By Dante Thorne
The selection of native plant species around Holy Blossom’s grounds are intended to be a boon for local pollinating insects and a refreshing visual treat for visitors and passersby alike.
The wild bergamot (Monarda fistulosa) not only boasts striking clusters of lavender flowers but also supports essential pollinators like bees and butterflies. Nearby, the Virginia mountain mint releases a refreshing aroma while acting as a natural insect repellent for the less friendly types are critters we see around here.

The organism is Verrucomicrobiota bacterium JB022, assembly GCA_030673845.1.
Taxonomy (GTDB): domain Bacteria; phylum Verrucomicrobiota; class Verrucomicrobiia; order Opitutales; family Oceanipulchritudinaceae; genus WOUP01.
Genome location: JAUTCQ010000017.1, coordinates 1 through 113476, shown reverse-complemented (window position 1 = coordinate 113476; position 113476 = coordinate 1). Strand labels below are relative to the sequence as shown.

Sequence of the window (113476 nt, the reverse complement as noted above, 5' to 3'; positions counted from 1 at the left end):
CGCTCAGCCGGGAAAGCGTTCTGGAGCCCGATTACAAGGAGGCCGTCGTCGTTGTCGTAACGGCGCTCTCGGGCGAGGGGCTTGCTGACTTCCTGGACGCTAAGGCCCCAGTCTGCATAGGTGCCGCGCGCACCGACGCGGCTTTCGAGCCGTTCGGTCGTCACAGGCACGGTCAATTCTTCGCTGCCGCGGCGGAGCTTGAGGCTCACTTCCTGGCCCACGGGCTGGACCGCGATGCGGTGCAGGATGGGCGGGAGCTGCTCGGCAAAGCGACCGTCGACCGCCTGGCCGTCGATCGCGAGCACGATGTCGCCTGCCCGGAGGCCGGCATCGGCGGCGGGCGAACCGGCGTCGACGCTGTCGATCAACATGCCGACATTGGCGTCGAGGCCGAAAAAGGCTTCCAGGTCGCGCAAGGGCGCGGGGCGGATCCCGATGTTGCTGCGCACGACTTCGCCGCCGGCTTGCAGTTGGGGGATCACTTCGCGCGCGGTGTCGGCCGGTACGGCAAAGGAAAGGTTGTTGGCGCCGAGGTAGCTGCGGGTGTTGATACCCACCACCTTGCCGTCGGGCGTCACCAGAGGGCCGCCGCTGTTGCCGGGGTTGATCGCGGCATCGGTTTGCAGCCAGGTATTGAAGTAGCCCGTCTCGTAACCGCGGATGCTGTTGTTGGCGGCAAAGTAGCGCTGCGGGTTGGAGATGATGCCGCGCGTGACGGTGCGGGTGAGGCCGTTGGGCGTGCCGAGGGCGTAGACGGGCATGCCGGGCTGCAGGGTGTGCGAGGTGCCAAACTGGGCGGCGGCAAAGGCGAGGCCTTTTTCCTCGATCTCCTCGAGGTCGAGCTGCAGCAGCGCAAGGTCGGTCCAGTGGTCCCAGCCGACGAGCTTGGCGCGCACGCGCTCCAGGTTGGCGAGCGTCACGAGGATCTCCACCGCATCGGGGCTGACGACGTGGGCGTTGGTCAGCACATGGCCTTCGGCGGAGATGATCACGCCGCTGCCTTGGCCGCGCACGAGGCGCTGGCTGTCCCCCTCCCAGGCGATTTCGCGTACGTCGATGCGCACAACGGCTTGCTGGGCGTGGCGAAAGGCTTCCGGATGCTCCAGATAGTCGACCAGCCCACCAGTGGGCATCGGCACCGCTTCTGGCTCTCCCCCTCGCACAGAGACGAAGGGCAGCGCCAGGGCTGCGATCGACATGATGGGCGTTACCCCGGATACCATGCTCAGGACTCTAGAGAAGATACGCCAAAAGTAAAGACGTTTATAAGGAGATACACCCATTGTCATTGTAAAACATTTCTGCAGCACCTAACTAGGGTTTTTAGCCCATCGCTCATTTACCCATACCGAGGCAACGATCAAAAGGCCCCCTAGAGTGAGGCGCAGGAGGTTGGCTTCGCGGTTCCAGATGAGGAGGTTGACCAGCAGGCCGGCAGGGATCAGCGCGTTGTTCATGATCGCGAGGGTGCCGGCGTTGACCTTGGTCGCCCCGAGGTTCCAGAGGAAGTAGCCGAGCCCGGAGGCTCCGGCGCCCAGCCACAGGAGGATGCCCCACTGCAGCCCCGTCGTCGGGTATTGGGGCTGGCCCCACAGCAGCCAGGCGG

Complementing these choices, (one of my personal favourites) the pearly everlasting, adds an elegant touch with its everlasting blooms, while the bold black-eyed Susan, forms a vital part of the local food web. Towering above, the purple hyssop, completes the picture with its vibrant spikes of purple, drawing in bees with its nectar-rich flowers.
It’s been fun watching our kids leaving school for the day stop to watch all the butterflies that have now become commonplace flit around from blossom to blossom each day. We look forward to populating even more spaces around the Temple next spring.
"Our Garden” was made possible by the generosity of a TD FEF grant, through Faith & the Common Good, as well as by donations from Scott’s Canada mulch and soil. Thank you!"